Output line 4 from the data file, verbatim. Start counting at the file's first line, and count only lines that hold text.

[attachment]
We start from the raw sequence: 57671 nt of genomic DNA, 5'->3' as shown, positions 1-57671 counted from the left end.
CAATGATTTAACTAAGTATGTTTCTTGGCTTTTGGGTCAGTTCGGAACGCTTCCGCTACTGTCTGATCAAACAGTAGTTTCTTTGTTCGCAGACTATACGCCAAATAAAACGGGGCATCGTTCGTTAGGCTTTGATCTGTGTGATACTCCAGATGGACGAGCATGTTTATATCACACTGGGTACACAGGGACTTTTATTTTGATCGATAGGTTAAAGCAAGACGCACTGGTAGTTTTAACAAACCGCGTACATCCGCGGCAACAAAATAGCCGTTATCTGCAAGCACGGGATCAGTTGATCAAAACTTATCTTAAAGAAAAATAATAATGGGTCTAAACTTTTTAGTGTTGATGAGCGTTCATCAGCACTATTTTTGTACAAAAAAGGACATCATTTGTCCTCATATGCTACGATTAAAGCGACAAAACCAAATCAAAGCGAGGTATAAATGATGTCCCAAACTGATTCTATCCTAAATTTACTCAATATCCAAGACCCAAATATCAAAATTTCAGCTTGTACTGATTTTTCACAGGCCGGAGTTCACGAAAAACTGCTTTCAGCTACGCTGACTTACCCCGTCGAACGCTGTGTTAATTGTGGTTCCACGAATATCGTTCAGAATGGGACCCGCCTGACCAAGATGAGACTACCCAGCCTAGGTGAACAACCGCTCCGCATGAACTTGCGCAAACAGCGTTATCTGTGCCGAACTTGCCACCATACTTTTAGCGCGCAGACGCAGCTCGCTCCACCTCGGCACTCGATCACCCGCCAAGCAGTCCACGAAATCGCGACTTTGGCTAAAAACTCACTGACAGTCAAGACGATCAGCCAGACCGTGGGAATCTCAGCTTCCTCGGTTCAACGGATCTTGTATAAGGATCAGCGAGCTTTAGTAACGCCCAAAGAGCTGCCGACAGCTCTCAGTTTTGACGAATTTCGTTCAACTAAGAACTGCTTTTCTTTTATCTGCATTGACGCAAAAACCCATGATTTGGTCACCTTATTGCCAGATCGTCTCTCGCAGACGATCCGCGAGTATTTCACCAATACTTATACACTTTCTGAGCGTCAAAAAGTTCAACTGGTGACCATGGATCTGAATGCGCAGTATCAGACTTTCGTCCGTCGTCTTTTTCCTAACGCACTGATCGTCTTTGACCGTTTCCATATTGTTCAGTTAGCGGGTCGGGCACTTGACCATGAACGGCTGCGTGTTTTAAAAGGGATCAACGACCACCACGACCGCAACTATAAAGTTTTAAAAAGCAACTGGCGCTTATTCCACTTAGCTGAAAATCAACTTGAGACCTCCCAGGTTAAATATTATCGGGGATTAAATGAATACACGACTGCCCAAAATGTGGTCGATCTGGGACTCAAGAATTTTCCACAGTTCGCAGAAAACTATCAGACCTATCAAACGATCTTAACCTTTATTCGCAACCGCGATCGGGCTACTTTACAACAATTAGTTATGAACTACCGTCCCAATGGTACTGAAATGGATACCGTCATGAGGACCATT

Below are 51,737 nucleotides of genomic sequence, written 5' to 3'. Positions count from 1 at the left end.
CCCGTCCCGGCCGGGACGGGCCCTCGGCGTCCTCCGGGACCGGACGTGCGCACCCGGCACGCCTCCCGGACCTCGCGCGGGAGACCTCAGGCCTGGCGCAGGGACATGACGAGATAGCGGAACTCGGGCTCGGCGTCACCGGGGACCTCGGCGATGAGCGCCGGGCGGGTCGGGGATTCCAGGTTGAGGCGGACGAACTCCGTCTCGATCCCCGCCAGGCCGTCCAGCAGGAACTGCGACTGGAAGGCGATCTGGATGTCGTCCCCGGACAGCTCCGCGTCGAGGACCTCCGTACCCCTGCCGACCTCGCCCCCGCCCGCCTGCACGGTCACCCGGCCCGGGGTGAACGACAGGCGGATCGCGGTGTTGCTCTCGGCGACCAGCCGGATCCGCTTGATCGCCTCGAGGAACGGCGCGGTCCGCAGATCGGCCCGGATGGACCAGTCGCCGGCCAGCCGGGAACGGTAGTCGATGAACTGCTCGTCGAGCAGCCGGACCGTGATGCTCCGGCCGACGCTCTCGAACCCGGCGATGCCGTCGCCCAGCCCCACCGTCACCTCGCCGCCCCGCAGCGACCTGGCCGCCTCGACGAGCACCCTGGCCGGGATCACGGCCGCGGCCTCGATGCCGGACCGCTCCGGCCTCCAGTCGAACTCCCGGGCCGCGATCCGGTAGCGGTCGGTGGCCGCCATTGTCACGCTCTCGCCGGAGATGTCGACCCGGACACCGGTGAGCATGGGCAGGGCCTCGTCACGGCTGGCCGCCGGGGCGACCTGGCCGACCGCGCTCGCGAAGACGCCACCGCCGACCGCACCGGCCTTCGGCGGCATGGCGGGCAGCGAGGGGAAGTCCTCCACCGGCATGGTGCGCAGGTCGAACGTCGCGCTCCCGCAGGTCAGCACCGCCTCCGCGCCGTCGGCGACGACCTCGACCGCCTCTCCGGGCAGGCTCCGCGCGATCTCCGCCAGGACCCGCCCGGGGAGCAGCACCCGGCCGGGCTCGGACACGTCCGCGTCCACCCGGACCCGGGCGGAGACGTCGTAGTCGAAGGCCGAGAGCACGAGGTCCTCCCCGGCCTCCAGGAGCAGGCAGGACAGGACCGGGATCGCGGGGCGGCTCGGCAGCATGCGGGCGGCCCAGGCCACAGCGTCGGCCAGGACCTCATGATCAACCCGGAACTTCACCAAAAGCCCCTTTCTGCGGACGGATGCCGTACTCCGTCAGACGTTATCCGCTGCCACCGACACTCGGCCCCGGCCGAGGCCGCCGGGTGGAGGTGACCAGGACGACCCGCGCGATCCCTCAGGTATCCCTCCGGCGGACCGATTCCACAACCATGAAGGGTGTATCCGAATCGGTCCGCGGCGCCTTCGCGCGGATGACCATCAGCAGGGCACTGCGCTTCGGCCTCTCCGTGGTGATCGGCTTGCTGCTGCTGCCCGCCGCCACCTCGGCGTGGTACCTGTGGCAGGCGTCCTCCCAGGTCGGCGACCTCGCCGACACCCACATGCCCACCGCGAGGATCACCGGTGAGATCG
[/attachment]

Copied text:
CCCGTCCCGGCCGGGACGGGCCCTCGGCGTCCTCCGGGACCGGACGTGCGCACCCGGCACGCCTCCCGGACCTCGCGCGGGAGACCTCAGGCCTGGCGCAGGGACATGACGAGATAGCGGAACTCGGGCTCGGCGTCACCGGGGACCTCGGCGATGAGCGCCGGGCGGGTCGGGGATTCCAGGTTGAGGCGGACGAACTCCGTCTCGATCCCCGCCAGGCCGTCCAGCAGGAACTGCGACTGGAAGGCGATCTGGATGTCGTCCCCGGACAGCTCCGCGTCGAGGACCTCCGTACCCCTGCCGACCTCGCCCCCGCCCGCCTGCACGGTCACCCGGCCCGGGGTGAACGACAGGCGGATCGCGGTGTTGCTCTCGGCGACCAGCCGGATCCGCTTGATCGCCTCGAGGAACGGCGCGGTCCGCAGATCGGCCCGGATGGACCAGTCGCCGGCCAGCCGGGAACGGTAGTCGATGAACTGCTCGTCGAGCAGCCGGACCGTGATGCTCCGGCCGACGCTCTCGAACCCGGCGATGCCGTCGCCCAGCCCCACCGTCACCTCGCCGCCCCGCAGCGACCTGGCCGCCTCGACGAGCACCCTGGCCGGGATCACGGCCGCGGCCTCGATGCCGGACCGCTCCGGCCTCCAGTCGAACTCCCGGGCCGCGATCCGGTAGCGGTCGGTGGCCGCCATTGTCACGCTCTCGCCGGAGATGTCGACCCGGACACCGGTGAGCATGGGCAGGGCCTCGTCACGGCTGGCCGCCGGGGCGACCTGGCCGACCGCGCTCGCGAAGACGCCACCGCCGACCGCACCGGCCTTCGGCGGCATGGCGGGCAGCGAGGGGAAGTCCTCCACCGGCATGGTGCGCAGGTCGAACGTCGCGCTCCCGCAGGTCAGCACCGCCTCCGCGCCGTCGGCGACGACCTCGACCGCCTCTCCGGGCAGGCTCCGCGCGATCTCCGCCAGGACCCGCCCGGGGAGCAGCACCCGGCCGGGCTCGGACACGTCCGCGTCCACCCGGACCCGGGCGGAGACGTCGTAGTCGAAGGCCGAGAGCACGAGGTCCTCCCCGGCCTCCAGGAGCAGGCAGGACAGGACCGGGATCGCGGGGCGGCTCGGCAGCATGCGGGCGGCCCAGGCCACAGCGTCGGCCAGGACCTCATGATCAACCCGGAACTTCACCAAAAGCCCCTTTCTGCGGACGGATGCCGTACTCCGTCAGACGTTATCCGCTGCCACCGACACTCGGCCCCGGCCGAGGCCGCCGGGTGGAGGTGACCAGGACGACCCGCGCGATCCCTCAGGTATCCCTCCGGCGGACCGATTCCACAACCATGAAGGGTGTATCCGAATCGGTCCGCGGCGCCTTCGCGCGGATGACCATCAGCAGGGCACTGCGCTTCGGCCTCTCCGTGGTGATCGGCTTGCTGCTGCTGCCCGCCGCCACCTCGGCGTGGTACCTGTGGCAGGCGTCCTCCCAGGTCGGCGACCTCGCCGACACCCACATGCCCACCGCGAGGATCACCGGTGAGATCG